Foreign airlines' return seen moderating fares from Israel

Ben Gurion Airport  credit: Michal Raz-Chaimovitz
Ben Gurion Airport credit: Michal Raz-Chaimovitz

Several airlines are due to resume Israel flights in the coming month, but seat supply is not expected to match last year.

After a long period in which many international airlines avoided Israel because of the war, several are due to resume operations at Ben Gurion Airport in the coming month. Among them are Wizz Air, Cyprus Airways, Air India, United Airlines, ITA Airways, Brussels Airlines, and EasyJet. More are expected to be flying to Israel again in April, and in early May, Delta Air Lines is due to join them.

Meanwhile, foreign airlines that have already resumed flights to Israel are increasing flight frequency, among them Air France, Ethiopian, Flydubai, and Lufthansa. Competition on routes will grow, and Israelis hope that this will bring down the level of fares, which is currently high. Nevertheless, this still does not mean a regular summer for travelers: airlines are returning hesitatingly, and in lower volume than in previous years.

Local demand for flights is rising as the Passover holiday approaches, but it is still far below where it was before the outbreak of war in October last year, while incoming tourism, apart from Jewish markets, is at a low, which will affect schedules in the coming travel season.

Arkia CEO Oz Berelowitz says, "For the near term, until July, flights to Turkey and Morocco, flights from Terminal 1, and last minute fares, have all been cancelled, and there is a significant drop in the supply of low-cost flights and in the endless range of destinations that there was in the past." At the same time, Berelowitz describes record demand for nearby destinations such as Athens, Batumi, Montenegro, Tbilisi, Bucharest, Rome, and Dubai.

As for the longer term, Berelowitz believes that more and more foreign airlines will return to Ben Gurion, but not in the same volume as last year. "War creates different patterns in consumers’ feelings about purchases. Uncertainty and fears about the future make people defer buying until the last minute. The decision is on the spur of the moment, and the vacation is very short.

"From an average of 4.5 nights in February 2023, we are down to an average of 3.5 nights in February 2024. On the other hand, we are a crowded, isolated country, the urge to get out and refresh oneself is growing, and so numbers will rise from week to week. Prices will be higher than last year. Passover and Eid al-Fitr coincide, Turkey is off the map, and there is only a small number of foreign airlines at Ben Gurion."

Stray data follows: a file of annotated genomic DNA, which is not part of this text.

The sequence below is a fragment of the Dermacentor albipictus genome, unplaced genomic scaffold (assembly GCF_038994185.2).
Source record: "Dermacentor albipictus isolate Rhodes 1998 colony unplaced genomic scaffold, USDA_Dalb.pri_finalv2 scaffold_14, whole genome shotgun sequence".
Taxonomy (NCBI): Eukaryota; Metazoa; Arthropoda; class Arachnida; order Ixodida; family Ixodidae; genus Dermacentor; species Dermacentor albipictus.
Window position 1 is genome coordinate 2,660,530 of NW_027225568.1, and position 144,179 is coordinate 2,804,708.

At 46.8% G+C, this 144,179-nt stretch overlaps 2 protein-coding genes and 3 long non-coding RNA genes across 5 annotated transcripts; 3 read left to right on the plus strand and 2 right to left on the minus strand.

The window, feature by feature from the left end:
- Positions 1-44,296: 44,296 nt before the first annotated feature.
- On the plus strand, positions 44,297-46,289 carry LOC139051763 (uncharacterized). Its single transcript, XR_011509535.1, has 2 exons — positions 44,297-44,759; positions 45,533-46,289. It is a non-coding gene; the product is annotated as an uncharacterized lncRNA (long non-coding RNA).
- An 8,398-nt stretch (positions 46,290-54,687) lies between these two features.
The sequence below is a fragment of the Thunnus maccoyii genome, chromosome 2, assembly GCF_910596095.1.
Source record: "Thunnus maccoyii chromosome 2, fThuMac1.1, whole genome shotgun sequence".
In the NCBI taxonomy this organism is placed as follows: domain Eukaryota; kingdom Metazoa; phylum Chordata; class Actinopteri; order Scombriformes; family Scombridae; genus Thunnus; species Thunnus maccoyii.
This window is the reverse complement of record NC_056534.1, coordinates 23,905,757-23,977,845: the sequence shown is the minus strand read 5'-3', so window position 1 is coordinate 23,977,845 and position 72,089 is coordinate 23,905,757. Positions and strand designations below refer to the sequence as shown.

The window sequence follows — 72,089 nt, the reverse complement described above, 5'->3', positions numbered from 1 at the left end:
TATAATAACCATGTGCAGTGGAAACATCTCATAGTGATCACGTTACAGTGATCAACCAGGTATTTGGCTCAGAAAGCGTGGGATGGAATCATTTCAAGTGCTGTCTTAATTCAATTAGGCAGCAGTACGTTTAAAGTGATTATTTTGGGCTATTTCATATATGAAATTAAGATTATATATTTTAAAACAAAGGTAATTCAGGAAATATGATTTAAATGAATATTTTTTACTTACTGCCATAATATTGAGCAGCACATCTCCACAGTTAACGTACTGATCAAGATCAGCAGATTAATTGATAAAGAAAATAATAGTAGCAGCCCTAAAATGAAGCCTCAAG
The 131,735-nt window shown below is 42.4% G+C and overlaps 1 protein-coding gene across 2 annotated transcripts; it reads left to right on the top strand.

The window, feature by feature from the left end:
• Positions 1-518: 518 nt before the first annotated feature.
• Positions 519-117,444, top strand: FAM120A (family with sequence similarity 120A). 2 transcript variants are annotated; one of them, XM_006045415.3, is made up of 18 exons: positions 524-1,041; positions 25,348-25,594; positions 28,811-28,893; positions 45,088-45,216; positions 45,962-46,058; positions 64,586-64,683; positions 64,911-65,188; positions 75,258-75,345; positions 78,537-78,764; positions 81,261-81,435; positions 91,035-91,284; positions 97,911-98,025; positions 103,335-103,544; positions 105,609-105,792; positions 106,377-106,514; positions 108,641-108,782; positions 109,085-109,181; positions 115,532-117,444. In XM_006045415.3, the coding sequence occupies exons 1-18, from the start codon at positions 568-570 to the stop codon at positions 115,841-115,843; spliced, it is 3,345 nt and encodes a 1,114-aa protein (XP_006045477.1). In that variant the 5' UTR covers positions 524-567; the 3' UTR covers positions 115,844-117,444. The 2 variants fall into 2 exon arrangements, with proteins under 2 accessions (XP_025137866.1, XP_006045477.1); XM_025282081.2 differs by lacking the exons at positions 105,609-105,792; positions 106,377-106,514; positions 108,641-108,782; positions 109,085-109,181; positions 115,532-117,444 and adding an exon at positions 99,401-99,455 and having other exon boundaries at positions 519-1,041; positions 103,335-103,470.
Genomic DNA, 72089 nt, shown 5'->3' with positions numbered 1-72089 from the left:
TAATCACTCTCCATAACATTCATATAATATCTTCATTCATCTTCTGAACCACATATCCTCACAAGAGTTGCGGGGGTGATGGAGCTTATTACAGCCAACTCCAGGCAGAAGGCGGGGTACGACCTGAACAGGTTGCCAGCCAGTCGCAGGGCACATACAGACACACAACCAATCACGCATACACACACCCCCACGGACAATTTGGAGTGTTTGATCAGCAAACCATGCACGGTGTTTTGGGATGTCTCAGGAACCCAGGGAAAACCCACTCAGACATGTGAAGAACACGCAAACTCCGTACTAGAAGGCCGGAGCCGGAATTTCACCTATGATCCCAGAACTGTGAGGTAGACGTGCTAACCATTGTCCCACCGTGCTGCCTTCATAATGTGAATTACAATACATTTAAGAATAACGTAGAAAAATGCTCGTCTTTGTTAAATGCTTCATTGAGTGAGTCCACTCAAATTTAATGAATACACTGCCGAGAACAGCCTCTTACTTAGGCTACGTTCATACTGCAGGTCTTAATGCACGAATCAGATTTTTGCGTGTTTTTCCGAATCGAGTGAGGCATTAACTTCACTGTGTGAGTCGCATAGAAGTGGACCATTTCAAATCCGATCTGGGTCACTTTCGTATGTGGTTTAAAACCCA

Tali Noy, VP Sales and Marketing at travel agency ISSTA, says, "Among nearby destinations we are seeing Athens, Budapest, and Amsterdam starring. Up to now, the prevailing trend has been bookings for short-distance travel in February and March.

"The summer is also starting to fill up, and we expect a substantial rise in fares because of surplus demand and a shortage of supply of flights. We are already seeing ticket prices rising steeply, and this can be expected to apply to hotels as well, because demand outside of Israel is high for the coming summer."

Noy does also expect a rise in demand for more distant destinations, with booking numbers growing for New York and Thailand.

At present, El Al is the only airline operating several routes to the US: some 50 flights weekly to New York, Boston, Miami, Los Angeles, and Fort Lauderdale. United Airlines, which is due to resume Israel flights shortly, is only offering a single daily flight to New York.

Industry sources say that the return of foreign airlines to Israel will help to bring down fares, and that even if at this stage they are charging prices that are high even in relation to themselves, they are giving a El Al a fight. In the end, competition will tell, and as it grows, El Al will have to moderate its prices. "The more airlines that return, the more possibilities there will be for connecting flights, which could bring down fares to the US even more," an aviation industry source said.

Turkey will not be an option for Israelis this summer. The exit of Turkish Airlines from the Israeli aviation market has changed it fundamentally, and since the war began, airports in Greece and Cyprus have started replacing Istanbul as destinations for connecting flights westward, while the UAE is the favored hub for connecting flights to the east.

Published by Globes, Israel business news - - on February 29, 2024.

© Copyright of Globes Publisher Itonut (1983) Ltd., 2024.

Ben Gurion Airport  credit: Michal Raz-Chaimovitz
Ben Gurion Airport credit: Michal Raz-Chaimovitz
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